US 3935065 A
Apparatus and process are provided for the conservation of living organs by using a cooled perfusing means enriched with a respiratory gas in a thermally insulated receptacle with a pumping device driven by a gas and which regulates the perfusing medium according the flow-resistance in the organ.
1. In a process for the conservation, storage and transport of a living organ using a portable apparatus having an organ compartment, a pump compartment and a cooled liquid perfusion medium enriched with a respiratory gas, wherein said perfusion medium is subjected to automatic regulation of the flow rate of said gas in response to the flow resistance in the organ, the improvement comprising the use of dry ice and the CO2 gas resulting therefrom for the cooling of the perfusate and the operation both of the perfusing pump and of the pumping means for oxygenating the perfusate with air.
2. The process of claim 1, wherein the cooling temperature of the perfusate is kept constant at a desired level by changing either the position of the insulation of a dry ice compartment in relation to the organ compartment and the pump compartment.
This is a division of application Ser. No. 285,739 filed Sept. 1, 1972.
The invention concerns a procedure for preservation of living organs by using a cooled perfusion enriched with a respiratory gas as well as an apparatus for the execution of this procedure.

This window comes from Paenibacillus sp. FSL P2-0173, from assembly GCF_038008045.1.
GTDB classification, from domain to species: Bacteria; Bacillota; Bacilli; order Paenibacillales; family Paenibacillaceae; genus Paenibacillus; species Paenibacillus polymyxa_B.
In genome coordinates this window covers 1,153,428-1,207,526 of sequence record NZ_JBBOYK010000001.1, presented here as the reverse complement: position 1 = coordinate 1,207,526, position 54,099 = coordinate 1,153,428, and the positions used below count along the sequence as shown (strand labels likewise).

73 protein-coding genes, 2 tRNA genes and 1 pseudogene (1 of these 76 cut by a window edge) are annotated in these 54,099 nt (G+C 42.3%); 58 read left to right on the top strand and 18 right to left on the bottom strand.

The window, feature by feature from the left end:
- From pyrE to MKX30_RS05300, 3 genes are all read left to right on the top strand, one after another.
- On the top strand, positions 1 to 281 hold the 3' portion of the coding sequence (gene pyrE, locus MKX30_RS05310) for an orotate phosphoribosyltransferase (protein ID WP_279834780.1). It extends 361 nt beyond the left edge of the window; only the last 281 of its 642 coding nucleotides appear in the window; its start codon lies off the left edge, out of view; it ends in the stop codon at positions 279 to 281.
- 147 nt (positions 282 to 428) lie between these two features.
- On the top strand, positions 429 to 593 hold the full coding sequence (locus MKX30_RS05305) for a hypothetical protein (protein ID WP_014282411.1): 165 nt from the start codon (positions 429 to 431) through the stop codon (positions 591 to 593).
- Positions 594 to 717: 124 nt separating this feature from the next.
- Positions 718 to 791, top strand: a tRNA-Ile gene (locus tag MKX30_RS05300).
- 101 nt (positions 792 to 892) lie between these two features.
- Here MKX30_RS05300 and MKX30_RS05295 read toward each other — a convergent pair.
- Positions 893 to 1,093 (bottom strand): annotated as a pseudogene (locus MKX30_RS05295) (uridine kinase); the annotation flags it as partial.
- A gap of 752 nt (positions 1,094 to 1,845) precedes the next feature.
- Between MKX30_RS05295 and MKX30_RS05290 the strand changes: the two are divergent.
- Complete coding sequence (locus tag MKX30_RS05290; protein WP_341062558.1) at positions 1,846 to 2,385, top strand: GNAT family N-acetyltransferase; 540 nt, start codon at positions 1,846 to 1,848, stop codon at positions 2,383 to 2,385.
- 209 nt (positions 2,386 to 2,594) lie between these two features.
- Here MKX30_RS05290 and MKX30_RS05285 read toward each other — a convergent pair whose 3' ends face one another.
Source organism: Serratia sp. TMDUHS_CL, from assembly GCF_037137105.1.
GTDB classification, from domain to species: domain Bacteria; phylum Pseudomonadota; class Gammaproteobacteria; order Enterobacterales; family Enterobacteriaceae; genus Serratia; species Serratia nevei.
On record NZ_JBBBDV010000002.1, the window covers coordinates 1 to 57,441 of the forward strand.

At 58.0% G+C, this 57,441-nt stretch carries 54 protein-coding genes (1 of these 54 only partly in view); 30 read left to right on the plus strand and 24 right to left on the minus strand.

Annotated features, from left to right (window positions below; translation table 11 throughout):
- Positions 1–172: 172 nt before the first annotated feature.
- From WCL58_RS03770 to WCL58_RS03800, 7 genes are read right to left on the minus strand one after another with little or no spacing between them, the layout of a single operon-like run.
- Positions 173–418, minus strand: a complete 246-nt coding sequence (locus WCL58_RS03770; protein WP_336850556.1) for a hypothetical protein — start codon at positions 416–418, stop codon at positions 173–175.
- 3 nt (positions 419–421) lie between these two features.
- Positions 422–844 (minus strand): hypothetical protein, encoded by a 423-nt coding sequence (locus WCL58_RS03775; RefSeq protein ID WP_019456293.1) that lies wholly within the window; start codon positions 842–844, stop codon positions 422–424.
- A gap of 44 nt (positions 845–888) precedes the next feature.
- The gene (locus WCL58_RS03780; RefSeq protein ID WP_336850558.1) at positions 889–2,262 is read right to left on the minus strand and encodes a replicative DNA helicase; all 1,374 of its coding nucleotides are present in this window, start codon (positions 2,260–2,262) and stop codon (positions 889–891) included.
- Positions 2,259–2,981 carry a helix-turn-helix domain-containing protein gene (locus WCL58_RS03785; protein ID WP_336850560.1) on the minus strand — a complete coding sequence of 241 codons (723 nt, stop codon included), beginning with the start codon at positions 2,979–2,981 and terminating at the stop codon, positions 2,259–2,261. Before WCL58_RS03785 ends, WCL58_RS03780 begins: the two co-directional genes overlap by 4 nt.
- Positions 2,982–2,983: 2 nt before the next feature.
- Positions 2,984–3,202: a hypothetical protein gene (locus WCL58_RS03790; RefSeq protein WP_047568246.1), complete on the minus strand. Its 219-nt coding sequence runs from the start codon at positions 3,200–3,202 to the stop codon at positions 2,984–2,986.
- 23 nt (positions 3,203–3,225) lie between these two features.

The existing apparatus for perfusion and for the conservation of organs are mainly used for stationary operating due to their size and large weight and because electric energy is needed for running them. Another disadvantage is the fact that the rate of flow of the perfusion pump is manual and fixed by the circumstance that the living organ is endangered, if the pressure of solution in the vessel rises.
The main problem is that the organs have to be transported, because the donor and the receptor of a living organ, e.g., a human kidney, are usually in different places. Therefore it is often not possible to use the offered organ because without preservation an organ remains vital only for a very short time and transport in the existing devices is not possible due to the aforementioned reasons.
The present invention solves the problem and removes this disadvantage of the existing devices. The invention makes it possible to produce a portable, apparatus for perfusion, independent from electricity and with pumping characteristics that save the organ, with all the necessary provisions for regulation.
This invention is characterisized by automatic regulation of the perfusion which is adapted to the flow resistance in the organ, using a perfusing pump, which is driven by a gas, e.g. by a respiratory gas.
The operation of the perfusion pump and the cooling of the perfusate are achieved by CO2 -gas resulting from dry ice. The dry ice can even be used to run a pumping device to oxygenate the perfusate. The cooling temperature of the perfusate is kept constant by changing the position or the insulation of the dry ice compartment in relation to the organ and pump compartment.